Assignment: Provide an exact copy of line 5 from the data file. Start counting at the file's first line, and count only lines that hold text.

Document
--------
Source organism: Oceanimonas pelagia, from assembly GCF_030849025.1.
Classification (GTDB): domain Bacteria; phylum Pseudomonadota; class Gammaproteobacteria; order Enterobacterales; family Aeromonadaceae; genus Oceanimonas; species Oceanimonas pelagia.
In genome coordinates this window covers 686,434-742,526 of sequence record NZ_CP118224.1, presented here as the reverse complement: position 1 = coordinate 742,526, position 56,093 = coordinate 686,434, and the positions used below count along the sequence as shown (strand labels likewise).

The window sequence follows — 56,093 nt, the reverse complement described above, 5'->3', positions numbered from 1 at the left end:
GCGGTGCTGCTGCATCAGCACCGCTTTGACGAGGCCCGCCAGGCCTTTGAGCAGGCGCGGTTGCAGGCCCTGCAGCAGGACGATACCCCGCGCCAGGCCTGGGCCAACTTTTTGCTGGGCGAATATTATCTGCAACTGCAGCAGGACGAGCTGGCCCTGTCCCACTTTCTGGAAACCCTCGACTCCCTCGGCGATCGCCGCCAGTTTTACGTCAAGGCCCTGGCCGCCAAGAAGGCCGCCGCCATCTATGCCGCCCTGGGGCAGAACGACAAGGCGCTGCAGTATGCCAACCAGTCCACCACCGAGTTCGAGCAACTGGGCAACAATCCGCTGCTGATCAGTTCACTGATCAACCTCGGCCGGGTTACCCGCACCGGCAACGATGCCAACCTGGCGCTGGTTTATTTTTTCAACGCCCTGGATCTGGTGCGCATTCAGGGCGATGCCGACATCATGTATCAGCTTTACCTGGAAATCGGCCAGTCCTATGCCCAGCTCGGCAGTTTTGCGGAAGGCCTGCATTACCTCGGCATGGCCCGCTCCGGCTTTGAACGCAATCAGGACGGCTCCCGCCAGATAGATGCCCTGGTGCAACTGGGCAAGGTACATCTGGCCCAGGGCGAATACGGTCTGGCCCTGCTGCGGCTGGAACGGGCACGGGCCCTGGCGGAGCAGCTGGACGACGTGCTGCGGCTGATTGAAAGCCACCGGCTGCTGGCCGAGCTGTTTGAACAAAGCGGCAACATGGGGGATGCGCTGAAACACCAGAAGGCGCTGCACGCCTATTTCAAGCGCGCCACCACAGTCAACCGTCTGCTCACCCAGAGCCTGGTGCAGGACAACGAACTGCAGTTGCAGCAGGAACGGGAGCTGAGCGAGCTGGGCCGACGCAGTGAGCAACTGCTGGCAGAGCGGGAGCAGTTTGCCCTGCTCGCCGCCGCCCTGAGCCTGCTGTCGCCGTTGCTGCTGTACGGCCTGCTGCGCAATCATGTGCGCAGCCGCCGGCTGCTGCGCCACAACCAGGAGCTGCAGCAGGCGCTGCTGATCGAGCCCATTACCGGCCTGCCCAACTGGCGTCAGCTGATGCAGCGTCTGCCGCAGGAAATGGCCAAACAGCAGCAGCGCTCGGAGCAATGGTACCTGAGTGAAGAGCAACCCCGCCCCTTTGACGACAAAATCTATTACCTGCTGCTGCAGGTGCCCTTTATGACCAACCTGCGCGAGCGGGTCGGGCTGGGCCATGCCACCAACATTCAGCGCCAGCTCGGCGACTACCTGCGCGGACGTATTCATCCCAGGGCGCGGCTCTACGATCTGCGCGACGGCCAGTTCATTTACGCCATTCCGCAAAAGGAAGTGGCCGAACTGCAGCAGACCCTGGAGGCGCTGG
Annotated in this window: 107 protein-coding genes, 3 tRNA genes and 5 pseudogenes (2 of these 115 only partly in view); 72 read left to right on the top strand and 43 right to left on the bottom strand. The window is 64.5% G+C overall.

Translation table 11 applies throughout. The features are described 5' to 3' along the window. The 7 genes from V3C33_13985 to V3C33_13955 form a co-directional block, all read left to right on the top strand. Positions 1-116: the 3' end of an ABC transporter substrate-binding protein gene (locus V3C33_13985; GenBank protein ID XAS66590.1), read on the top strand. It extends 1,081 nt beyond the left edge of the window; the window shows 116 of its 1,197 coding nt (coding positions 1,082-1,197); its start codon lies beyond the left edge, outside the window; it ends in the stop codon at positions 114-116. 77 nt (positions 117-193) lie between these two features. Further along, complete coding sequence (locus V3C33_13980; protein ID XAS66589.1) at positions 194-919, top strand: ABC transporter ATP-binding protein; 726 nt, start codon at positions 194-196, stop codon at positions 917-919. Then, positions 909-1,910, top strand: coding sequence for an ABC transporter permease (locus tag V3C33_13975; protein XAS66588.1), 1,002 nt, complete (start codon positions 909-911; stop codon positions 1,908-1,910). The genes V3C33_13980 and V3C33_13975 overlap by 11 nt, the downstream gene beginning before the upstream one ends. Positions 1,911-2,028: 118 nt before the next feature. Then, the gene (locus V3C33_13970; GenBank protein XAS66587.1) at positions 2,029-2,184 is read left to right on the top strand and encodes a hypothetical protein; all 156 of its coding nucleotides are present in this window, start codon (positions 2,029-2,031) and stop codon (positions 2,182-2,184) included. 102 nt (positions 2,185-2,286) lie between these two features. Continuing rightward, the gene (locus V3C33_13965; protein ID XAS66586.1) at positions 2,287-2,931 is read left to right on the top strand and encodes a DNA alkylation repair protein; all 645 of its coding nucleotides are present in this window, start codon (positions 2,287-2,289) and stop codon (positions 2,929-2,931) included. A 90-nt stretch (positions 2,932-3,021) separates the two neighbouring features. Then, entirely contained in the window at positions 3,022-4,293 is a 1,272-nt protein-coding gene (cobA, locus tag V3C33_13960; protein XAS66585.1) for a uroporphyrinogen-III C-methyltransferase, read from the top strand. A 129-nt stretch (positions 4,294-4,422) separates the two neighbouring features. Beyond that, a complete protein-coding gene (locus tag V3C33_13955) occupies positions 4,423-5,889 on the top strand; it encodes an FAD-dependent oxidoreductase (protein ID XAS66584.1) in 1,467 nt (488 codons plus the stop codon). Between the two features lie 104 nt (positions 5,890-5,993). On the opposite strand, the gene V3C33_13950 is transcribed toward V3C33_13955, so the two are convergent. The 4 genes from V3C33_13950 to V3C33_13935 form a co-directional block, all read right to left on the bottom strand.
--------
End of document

GCGGTGCTGCTGCATCAGCACCGCTTTGACGAGGCCCGCCAGGCCTTTGAGCAGGCGCGGTTGCAGGCCCTGCAGCAGGACGATACCCCGCGCCAGGCCTGGGCCAACTTTTTGCTGGGCGAATATTATCTGCAACTGCAGCAGGACGAGCTGGCCCTGTCCCACTTTCTGGAAACCCTCGACTCCCTCGGCGATCGCCGCCAGTTTTACGTCAAGGCCCTGGCCGCCAAGAAGGCCGCCGCCATCTATGCCGCCCTGGGGCAGAACGACAAGGCGCTGCAGTATGCCAACCAGTCCACCACCGAGTTCGAGCAACTGGGCAACAATCCGCTGCTGATCAGTTCACTGATCAACCTCGGCCGGGTTACCCGCACCGGCAACGATGCCAACCTGGCGCTGGTTTATTTTTTCAACGCCCTGGATCTGGTGCGCATTCAGGGCGATGCCGACATCATGTATCAGCTTTACCTGGAAATCGGCCAGTCCTATGCCCAGCTCGGCAGTTTTGCGGAAGGCCTGCATTACCTCGGCATGGCCCGCTCCGGCTTTGAACGCAATCAGGACGGCTCCCGCCAGATAGATGCCCTGGTGCAACTGGGCAAGGTACATCTGGCCCAGGGCGAATACGGTCTGGCCCTGCTGCGGCTGGAACGGGCACGGGCCCTGGCGGAGCAGCTGGACGACGTGCTGCGGCTGATTGAAAGCCACCGGCTGCTGGCCGAGCTGTTTGAACAAAGCGGCAACATGGGGGATGCGCTGAAACACCAGAAGGCGCTGCACGCCTATTTCAAGCGCGCCACCACAGTCAACCGTCTGCTCACCCAGAGCCTGGTGCAGGACAACGAACTGCAGTTGCAGCAGGAACGGGAGCTGAGCGAGCTGGGCCGACGCAGTGAGCAACTGCTGGCAGAGCGGGAGCAGTTTGCCCTGCTCGCCGCCGCCCTGAGCCTGCTGTCGCCGTTGCTGCTGTACGGCCTGCTGCGCAATCATGTGCGCAGCCGCCGGCTGCTGCGCCACAACCAGGAGCTGCAGCAGGCGCTGCTGATCGAGCCCATTACCGGCCTGCCCAACTGGCGTCAGCTGATGCAGCGTCTGCCGCAGGAAATGGCCAAACAGCAGCAGCGCTCGGAGCAATGGTACCTGAGTGAAGAGCAACCCCGCCCCTTTGACGACAAAATCTATTACCTGCTGCTGCAGGTGCCCTTTATGACCAACCTGCGCGAGCGGGTCGGGCTGGGCCATGCCACCAACATTCAGCGCCAGCTCGGCGACTACCTGCGCGGACGTATTCATCCCAGGGCGCGGCTCTACGATCTGCGCGACGGCCAGTTCATTTACGCCATTCCGCAAAAGGAAGTGGCCGAACTGCAGCAGACCCTGGAGGCGCTGG